Five Scottish Forces have come together to mount co-ordinated operations aimed at tackling the problem of hare coursing along the east coast of Scotland.
In an extension of Operation Lepus, Lothian and Borders, Central Scotland Police, Fife Constabulary, Tayside Police and Grampian Police have obtained PAW funding to assist in mounting patrols throughout March.
Whilst it is acknowledged that this is not a time when hare coursers are particularly active, it is hoped that mounting a high profile operation at this time may deter much of the activity which takes place later in the year.
It is recognised that many of those involved in this activity are highly mobile and organised. This has prompted the forces to join together sharing intelligence, which is circulated in real time, allowing more effective prevention. The operation also involves extensive contact with those involved in land management letting them know about the operation and offering the opportunity to share information.
Chief Inspector Kevin Findlater, Central Scotland Police said:
"Experience has proven that almost all of those that illegally use dogs to run down and kill hares are involved in other rural criminality - that invariably includes other forms of wildlife crime and often opportunistic thefts from those whose land they encroach upon.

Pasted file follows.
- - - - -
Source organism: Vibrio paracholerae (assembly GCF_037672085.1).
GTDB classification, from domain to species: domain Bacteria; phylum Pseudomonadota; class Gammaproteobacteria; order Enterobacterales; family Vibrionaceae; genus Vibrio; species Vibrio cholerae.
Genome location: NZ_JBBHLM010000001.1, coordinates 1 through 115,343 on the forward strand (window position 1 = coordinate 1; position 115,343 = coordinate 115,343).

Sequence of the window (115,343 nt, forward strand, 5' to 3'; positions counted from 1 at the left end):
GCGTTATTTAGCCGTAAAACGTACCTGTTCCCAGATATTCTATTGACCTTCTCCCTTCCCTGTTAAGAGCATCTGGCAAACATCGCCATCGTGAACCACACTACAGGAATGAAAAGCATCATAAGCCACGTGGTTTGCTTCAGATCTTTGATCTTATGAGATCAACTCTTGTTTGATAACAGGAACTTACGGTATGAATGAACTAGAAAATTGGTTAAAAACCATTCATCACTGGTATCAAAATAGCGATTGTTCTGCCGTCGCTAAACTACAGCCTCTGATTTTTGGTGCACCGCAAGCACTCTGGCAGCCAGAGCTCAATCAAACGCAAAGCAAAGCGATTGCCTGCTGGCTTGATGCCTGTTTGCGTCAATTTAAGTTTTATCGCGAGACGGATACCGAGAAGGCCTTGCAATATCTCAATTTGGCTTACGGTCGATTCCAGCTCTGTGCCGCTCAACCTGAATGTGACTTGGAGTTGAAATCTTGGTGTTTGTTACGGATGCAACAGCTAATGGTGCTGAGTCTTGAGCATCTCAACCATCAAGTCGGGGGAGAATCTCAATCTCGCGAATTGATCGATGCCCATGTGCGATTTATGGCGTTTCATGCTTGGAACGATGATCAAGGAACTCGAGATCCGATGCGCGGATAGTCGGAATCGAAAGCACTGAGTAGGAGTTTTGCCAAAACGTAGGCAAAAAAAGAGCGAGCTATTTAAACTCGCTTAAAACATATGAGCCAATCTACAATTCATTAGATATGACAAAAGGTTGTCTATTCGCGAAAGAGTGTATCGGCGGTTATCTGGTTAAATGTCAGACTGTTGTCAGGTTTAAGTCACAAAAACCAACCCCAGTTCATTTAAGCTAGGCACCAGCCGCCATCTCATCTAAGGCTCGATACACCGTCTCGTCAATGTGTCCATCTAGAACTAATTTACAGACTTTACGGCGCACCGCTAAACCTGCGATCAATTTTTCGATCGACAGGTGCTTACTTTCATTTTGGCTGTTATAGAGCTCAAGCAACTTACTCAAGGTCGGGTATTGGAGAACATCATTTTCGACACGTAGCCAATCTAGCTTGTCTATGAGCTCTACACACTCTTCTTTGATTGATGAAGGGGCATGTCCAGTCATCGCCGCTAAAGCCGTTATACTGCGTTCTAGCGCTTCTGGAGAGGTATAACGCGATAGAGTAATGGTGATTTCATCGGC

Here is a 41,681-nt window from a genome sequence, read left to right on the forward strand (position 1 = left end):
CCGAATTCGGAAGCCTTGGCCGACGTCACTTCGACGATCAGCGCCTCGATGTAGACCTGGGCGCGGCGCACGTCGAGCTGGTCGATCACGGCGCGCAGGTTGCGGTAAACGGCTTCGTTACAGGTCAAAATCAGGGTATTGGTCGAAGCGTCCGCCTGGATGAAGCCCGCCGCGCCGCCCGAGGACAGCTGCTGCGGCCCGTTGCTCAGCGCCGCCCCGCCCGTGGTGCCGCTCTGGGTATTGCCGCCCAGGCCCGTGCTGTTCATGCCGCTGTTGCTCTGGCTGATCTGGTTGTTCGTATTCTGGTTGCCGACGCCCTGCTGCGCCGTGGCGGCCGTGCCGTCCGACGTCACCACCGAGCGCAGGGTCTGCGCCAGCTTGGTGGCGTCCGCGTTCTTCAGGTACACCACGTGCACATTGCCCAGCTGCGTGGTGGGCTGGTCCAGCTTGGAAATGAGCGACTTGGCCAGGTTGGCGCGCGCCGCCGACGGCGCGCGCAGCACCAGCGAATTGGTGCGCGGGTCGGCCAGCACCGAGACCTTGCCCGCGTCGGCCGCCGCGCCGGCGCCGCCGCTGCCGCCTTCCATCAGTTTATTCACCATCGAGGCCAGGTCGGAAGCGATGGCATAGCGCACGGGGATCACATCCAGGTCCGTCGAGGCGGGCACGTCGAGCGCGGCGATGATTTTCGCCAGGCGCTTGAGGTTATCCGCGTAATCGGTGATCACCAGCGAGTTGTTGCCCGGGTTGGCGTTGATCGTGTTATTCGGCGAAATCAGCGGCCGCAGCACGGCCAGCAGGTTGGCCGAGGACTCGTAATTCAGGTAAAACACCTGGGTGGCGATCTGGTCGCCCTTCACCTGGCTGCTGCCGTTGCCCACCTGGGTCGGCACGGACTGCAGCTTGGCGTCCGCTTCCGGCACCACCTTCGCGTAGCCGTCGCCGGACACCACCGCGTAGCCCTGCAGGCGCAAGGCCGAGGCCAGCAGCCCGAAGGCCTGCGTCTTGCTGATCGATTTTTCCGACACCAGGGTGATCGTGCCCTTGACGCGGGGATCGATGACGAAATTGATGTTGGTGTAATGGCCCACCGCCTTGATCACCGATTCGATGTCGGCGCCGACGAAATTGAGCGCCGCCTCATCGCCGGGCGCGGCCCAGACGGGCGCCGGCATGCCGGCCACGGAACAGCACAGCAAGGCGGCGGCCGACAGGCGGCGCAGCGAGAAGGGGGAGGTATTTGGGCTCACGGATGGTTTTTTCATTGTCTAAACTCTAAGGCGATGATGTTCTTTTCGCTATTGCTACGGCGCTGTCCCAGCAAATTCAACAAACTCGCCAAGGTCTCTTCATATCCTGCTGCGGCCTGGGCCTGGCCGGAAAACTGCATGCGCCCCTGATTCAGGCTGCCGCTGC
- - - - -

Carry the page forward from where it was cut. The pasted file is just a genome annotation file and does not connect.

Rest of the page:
"Operation Lepus sends a very strong message that, as with hares here, police and other PAW partners will not tolerate attacks upon Scotland's valued rural and natural heritage.
"I must also recognise the valuable contribution of those within rural communities whom have passed information on hare coursing and other such crimes to the police - as this timely intelligence better targets resultant action."
Lothian and Borders Police, Central Scotland Police and Fife Constabulary are working together on a PAWS funded operation tackling Salmon Poaching, together with the Forth River Salmon Fisheries Board and the National Wildlife Crime Unit.
Co-ordinated 'days of action' have been identified throughout March focusing on all tributaries of the River Forth.
PC Ruaridh Hamilton, Wildlife Crime Co-ordinator for Lothian and Borders Police said
"All three forces have recognised that there was an issue with salmon poaching in our areas. Angling clubs on the various rivers complained that while they were fishing responsibly and within the law there were others whose actions were the exact opposite of this. We have had immense support from these anglers, who are delighted to see concerted Police operations to deter these activities"
The patrols begin as early as 6am and go on till 2am the following morning. On the first day, and within 45 minutes of the operation beginning, three men were reported to the Procurator Fiscal for offences directly attributable to this operation.
In addition, all anglers have their permit checked and are handed leaflets relating to poaching prevention. Baillifs work directly with Police Officers offering their expertise.